In the first part of the paper, I argue that Christians should incorporate the theory of reincarnation into their belief system. The problem of the apparent disproportion between finite human sin and infinite punishment in Hell becomes far more tractable against the background of reincarnation. In the second part of the paper, I address and answer three objections that may be raised against a Christian theory of reincarnation. The first objection is based on the role of memory in identity, the (...)
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  24. Matthew Konieczka (2011). Hell Despite Vagueness: A Response to Sider. Sophia 50 (1):221-232.score: 7.0
    Ted Sider argues that a binary afterlife is inconsistent with a proportionally just God because no just criterion for placing persons in such an afterlife exists. I provide a possible account whereby God can remain proportionally just and allow a binary afterlife. On my account, there is some maximum amount of people God can allow into Heaven without sacrificing some greater good. God gives to all people at least their due but chooses to allow some who do not deserve Heaven (...)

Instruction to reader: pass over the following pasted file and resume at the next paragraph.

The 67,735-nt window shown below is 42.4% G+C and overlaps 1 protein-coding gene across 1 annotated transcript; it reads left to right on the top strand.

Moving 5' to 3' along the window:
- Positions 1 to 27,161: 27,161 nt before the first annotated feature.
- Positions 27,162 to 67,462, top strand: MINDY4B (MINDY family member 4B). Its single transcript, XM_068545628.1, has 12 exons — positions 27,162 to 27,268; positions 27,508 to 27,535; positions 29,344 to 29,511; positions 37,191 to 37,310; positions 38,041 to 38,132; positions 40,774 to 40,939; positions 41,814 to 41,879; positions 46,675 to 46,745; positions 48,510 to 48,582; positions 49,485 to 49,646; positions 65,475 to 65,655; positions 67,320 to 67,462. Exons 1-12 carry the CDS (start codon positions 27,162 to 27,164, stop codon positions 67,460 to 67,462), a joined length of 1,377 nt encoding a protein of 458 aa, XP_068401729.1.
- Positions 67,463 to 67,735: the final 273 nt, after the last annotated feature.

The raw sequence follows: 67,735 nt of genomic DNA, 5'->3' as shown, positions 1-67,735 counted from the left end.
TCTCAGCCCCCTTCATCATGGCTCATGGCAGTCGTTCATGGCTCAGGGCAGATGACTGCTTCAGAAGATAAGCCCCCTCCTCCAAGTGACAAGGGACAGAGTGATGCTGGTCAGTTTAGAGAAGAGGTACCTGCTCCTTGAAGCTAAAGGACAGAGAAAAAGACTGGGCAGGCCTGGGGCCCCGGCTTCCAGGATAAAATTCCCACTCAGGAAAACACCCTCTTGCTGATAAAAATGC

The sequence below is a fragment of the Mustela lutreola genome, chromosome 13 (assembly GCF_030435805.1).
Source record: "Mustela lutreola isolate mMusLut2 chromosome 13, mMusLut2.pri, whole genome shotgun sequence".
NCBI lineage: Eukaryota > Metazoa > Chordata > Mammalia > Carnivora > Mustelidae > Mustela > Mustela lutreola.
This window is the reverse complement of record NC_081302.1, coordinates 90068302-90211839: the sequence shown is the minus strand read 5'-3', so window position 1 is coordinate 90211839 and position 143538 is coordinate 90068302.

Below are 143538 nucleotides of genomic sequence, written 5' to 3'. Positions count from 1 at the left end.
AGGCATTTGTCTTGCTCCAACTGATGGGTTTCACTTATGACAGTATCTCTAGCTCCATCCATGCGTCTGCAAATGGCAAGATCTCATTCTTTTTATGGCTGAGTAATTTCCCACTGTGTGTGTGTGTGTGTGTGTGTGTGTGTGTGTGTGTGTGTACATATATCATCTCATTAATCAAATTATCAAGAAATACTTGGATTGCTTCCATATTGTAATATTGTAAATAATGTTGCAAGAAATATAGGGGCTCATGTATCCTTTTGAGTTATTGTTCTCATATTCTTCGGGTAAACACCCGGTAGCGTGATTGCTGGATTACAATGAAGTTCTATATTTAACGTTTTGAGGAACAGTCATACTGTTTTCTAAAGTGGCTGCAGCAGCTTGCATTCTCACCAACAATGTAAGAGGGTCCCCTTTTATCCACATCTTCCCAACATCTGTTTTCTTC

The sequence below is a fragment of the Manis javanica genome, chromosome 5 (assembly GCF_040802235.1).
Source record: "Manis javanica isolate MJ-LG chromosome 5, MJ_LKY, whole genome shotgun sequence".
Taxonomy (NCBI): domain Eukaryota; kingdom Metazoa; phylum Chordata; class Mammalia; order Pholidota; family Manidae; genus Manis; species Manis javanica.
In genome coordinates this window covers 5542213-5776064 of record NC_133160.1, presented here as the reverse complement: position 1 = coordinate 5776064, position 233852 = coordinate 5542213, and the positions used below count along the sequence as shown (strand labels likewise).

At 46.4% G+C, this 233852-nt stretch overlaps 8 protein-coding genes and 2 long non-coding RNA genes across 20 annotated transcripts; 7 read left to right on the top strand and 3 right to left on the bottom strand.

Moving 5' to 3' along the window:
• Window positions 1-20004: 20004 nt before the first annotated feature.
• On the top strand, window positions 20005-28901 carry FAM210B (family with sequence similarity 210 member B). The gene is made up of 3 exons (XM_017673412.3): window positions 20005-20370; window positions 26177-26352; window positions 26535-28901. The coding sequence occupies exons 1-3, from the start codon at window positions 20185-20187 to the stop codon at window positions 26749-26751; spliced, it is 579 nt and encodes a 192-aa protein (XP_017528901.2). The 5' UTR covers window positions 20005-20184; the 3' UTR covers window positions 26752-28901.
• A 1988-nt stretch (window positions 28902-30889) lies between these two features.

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  25. Nerina Rustomji (2008). The Garden and the Fire: Heaven and Hell in Islamic Culture. Columbia University Press.score: 7.0
    The garden, the fire, and Islamic origins -- Visions of the afterworld -- Material culture and an Islamic ethic -- Other worldly landscapes and earthly realities -- Humanity, servants, and companions -- Individualized gardens and expanding fires -- Legacy of gardens -- Epilogue.
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  26. Theodore Sider (2002). ``Hell and Vagueness&Quot. Faith and Philosophy 19 (1):58--68.score: 6.0
    A certain conception of Hell is inconsistent with God’s traditional attributes, or so I will argue. My argument is novel in focusing on considerations involving vagueness. The target doctrine of Hell is part of a “binary” conception of the afterlife, by which I mean one with the properties of dichotomy, badness, non-universality, and divine control. Dichotomy: there are exactly two states in the afterlife, Heaven and Hell. After death each person will come to be, determinately, in exactly one of these (...)
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  27. Andrei A. Buckareff & Allen Plug (2005). Escaping Hell: Divine Motivation and the Problem of Hell. Religious Studies 41 (1):39-54.score: 6.0